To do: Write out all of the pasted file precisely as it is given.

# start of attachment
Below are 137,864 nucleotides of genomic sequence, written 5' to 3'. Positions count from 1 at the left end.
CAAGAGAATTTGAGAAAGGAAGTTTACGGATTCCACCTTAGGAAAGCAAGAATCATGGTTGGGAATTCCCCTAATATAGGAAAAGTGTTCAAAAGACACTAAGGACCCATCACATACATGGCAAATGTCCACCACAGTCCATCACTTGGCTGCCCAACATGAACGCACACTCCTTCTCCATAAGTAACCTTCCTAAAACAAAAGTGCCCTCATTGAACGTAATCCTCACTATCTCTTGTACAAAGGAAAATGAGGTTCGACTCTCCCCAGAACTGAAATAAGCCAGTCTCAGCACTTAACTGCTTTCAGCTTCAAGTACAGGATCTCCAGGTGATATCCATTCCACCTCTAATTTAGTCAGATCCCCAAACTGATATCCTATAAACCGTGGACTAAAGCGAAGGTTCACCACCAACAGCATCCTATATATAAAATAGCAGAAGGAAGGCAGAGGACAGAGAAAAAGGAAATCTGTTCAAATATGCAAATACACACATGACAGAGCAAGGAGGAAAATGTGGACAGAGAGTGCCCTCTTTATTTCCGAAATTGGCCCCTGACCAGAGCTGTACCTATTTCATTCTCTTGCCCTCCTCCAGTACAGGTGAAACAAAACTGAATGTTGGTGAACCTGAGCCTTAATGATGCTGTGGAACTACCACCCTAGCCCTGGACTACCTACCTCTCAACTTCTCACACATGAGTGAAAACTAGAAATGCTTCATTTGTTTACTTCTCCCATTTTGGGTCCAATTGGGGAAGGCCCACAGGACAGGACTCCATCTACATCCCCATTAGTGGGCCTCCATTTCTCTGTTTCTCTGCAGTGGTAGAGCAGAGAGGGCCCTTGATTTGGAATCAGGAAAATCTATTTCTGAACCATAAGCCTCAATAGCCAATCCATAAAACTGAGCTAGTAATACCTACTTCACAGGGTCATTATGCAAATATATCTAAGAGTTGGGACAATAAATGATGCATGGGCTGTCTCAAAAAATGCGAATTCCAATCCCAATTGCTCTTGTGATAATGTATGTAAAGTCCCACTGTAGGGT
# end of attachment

Below are 137,864 nucleotides of genomic sequence, written 5' to 3'. Positions count from 1 at the left end.
CAAGAGAATTTGAGAAAGGAAGTTTACGGATTCCACCTTAGGAAAGCAAGAATCATGGTTGGGAATTCCCCTAATATAGGAAAAGTGTTCAAAAGACACTAAGGACCCATCACATACATGGCAAATGTCCACCACAGTCCATCACTTGGCTGCCCAACATGAACGCACACTCCTTCTCCATAAGTAACCTTCCTAAAACAAAAGTGCCCTCATTGAACGTAATCCTCACTATCTCTTGTACAAAGGAAAATGAGGTTCGACTCTCCCCAGAACTGAAATAAGCCAGTCTCAGCACTTAACTGCTTTCAGCTTCAAGTACAGGATCTCCAGGTGATATCCATTCCACCTCTAATTTAGTCAGATCCCCAAACTGATATCCTATAAACCGTGGACTAAAGCGAAGGTTCACCACCAACAGCATCCTATATATAAAATAGCAGAAGGAAGGCAGAGGACAGAGAAAAAGGAAATCTGTTCAAATATGCAAATACACACATGACAGAGCAAGGAGGAAAATGTGGACAGAGAGTGCCCTCTTTATTTCCGAAATTGGCCCCTGACCAGAGCTGTACCTATTTCATTCTCTTGCCCTCCTCCAGTACAGGTGAAACAAAACTGAATGTTGGTGAACCTGAGCCTTAATGATGCTGTGGAACTACCACCCTAGCCCTGGACTACCTACCTCTCAACTTCTCACACATGAGTGAAAACTAGAAATGCTTCATTTGTTTACTTCTCCCATTTTGGGTCCAATTGGGGAAGGCCCACAGGACAGGACTCCATCTACATCCCCATTAGTGGGCCTCCATTTCTCTGTTTCTCTGCAGTGGTAGAGCAGAGAGGGCCCTTGATTTGGAATCAGGAAAATCTATTTCTGAACCATAAGCCTCAATAGCCAATCCATAAAACTGAGCTAGTAATACCTACTTCACAGGGTCATTATGCAAATATATCTAAGAGTTGGGACAATAAATGATGCATGGGCTGTCTCAAAAAATGCGAATTCCAATCCCAATTGCTCTTGTGATAATGTATGTAAAGTCCCACTGTAGGGT